Deep in the emerald forests of central Africa live the BaMbuti, a Pygmy race having their own unique way of life and culture. This way of life and culture is intricately patterned by their habitat: the Ituri Forest itself. In the 1950s anthropologist Colin Turnbull visited the BaMbuti of the Ituri Forest. He lived among them and did extensive fieldwork which he describes in his book The Forest people. What Turnbull discovered above all else is that the BaMbuti are a people who live by the forest and for the forest.
The Ituri is one of three tropical rainforests that can be traced back to the Pleistocene era. It contains the largest number of plant and animal species of any African forest. While much of Africa’s contemporary rainforest is of a more recent origin, the Ituri existed prior to the last ice age, and even increased its area after the ice age. It is also considered one of the more stable forests in the world in an ecological sense. It is however subject to change due to the influence of humans.(a)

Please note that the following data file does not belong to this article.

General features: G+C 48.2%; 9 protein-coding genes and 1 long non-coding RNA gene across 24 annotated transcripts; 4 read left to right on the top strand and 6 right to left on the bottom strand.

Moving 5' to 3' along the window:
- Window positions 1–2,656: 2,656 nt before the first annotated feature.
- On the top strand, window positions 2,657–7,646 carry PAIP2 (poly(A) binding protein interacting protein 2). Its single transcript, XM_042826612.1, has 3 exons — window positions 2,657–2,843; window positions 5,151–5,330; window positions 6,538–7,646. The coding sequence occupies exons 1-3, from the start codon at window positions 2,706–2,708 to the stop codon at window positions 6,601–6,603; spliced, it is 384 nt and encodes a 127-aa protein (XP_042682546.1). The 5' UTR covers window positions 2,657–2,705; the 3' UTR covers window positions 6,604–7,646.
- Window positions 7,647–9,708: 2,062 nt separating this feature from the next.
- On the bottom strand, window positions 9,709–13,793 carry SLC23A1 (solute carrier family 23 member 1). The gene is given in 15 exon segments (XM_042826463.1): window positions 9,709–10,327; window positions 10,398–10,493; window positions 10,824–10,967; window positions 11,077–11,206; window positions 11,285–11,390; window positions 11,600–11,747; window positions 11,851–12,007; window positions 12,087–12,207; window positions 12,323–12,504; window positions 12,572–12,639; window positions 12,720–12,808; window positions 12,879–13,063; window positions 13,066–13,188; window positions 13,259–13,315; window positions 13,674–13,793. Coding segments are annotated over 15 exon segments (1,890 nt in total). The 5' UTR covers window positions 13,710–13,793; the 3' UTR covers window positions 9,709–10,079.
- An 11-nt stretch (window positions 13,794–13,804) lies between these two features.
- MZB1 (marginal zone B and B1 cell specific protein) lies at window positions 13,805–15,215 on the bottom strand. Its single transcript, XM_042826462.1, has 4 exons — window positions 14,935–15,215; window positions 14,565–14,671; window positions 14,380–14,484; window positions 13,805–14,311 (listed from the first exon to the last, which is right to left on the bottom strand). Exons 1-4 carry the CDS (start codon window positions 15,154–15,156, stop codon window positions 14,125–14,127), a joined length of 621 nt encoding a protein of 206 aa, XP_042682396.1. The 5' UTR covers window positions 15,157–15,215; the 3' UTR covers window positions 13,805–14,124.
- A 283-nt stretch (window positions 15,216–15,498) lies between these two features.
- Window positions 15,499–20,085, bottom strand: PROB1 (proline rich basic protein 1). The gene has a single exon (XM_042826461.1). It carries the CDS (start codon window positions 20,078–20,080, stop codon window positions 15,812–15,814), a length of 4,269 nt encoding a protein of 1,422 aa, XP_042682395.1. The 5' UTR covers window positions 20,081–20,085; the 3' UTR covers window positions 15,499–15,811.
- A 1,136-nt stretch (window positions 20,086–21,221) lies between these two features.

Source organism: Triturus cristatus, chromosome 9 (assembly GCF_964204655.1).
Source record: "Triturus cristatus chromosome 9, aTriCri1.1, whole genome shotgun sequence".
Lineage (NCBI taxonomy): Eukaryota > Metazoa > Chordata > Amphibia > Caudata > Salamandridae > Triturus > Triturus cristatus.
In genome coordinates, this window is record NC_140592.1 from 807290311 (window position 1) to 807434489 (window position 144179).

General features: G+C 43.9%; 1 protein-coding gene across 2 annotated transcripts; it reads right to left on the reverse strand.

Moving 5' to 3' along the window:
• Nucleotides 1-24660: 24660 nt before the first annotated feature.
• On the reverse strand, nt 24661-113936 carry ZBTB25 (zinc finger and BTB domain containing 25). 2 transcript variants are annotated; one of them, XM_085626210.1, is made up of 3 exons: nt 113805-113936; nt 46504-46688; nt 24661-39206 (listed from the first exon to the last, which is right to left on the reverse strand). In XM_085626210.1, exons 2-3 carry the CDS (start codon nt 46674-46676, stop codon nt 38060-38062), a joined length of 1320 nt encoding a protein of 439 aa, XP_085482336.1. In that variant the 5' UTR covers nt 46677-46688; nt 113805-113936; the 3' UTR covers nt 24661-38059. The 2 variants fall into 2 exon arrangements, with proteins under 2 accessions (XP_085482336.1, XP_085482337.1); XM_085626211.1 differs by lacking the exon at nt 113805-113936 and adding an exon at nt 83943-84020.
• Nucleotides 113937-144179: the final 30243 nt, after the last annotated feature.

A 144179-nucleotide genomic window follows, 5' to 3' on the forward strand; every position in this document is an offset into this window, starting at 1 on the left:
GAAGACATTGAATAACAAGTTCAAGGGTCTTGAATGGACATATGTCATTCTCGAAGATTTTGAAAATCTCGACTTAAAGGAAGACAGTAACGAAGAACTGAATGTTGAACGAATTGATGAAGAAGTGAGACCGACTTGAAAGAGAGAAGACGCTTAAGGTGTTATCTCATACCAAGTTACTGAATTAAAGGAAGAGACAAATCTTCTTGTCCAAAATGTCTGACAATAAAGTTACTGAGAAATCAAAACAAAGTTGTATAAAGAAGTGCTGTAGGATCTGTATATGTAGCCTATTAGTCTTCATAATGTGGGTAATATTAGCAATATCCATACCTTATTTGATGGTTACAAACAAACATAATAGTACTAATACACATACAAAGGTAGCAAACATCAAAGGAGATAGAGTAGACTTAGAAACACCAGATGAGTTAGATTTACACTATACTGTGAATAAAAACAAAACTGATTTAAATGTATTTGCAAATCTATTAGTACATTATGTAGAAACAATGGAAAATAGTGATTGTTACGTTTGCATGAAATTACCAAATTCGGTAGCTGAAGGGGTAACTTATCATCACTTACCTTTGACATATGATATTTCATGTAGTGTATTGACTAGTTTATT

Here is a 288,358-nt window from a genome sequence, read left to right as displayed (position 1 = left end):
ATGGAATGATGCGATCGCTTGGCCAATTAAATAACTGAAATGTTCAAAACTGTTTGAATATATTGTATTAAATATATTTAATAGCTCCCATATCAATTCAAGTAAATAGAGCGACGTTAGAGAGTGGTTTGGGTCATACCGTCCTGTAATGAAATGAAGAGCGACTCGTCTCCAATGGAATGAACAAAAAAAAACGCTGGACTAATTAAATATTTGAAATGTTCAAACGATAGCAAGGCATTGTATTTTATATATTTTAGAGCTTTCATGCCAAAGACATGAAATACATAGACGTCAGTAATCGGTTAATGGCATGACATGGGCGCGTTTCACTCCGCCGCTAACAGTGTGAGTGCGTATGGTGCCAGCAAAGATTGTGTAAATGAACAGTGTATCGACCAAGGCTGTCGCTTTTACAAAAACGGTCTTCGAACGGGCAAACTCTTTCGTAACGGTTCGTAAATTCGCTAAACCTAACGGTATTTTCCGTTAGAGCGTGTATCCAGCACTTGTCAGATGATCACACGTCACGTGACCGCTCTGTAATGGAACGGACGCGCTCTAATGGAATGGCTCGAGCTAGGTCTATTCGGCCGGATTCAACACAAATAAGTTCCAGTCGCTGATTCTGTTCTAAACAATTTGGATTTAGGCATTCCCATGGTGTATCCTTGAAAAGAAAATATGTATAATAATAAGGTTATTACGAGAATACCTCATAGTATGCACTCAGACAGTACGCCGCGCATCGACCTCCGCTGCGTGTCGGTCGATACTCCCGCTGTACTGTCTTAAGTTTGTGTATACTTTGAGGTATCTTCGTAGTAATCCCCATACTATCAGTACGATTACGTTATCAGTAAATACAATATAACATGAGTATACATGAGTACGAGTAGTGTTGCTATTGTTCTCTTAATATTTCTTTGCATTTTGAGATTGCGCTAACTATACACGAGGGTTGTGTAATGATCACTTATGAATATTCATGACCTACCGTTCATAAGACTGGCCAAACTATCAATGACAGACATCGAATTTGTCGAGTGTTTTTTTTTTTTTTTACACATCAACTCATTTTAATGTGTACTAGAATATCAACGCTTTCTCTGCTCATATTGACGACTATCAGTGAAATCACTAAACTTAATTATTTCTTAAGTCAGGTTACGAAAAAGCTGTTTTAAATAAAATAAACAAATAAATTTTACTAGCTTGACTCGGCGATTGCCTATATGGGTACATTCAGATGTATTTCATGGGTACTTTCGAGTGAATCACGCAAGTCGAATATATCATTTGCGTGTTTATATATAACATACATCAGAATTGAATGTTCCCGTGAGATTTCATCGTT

While some societies considered the Pygmies to be legend and myth, it is clear that the ancient Egyptians knew of their existence 2,500 years before the time of Christ: “In the tomb of the Pharaoh Nefrikare is preserved the report of his commander, Herkouf, who entered a great forest to the west of the Mountains of the Moon and discovered there a people of the trees, a tiny people who sing and dance to their god, a dance such as had never been seen before” (The Forest People 15).
The BaMbuti pygmies live in the forest, but more than just living there, they are a part of the forest and the forest is a part of them. The Pygmies Turnbull visited made these following statements in reference to their forest home: “We are the people of the forest. The forest, the great provider, is the one standard by which all deeds and thoughts are judged; it is the chief, the lawgiver, the leader, and the final arbitrator” (125). “When we are the...
Please join StudyMode to read the full document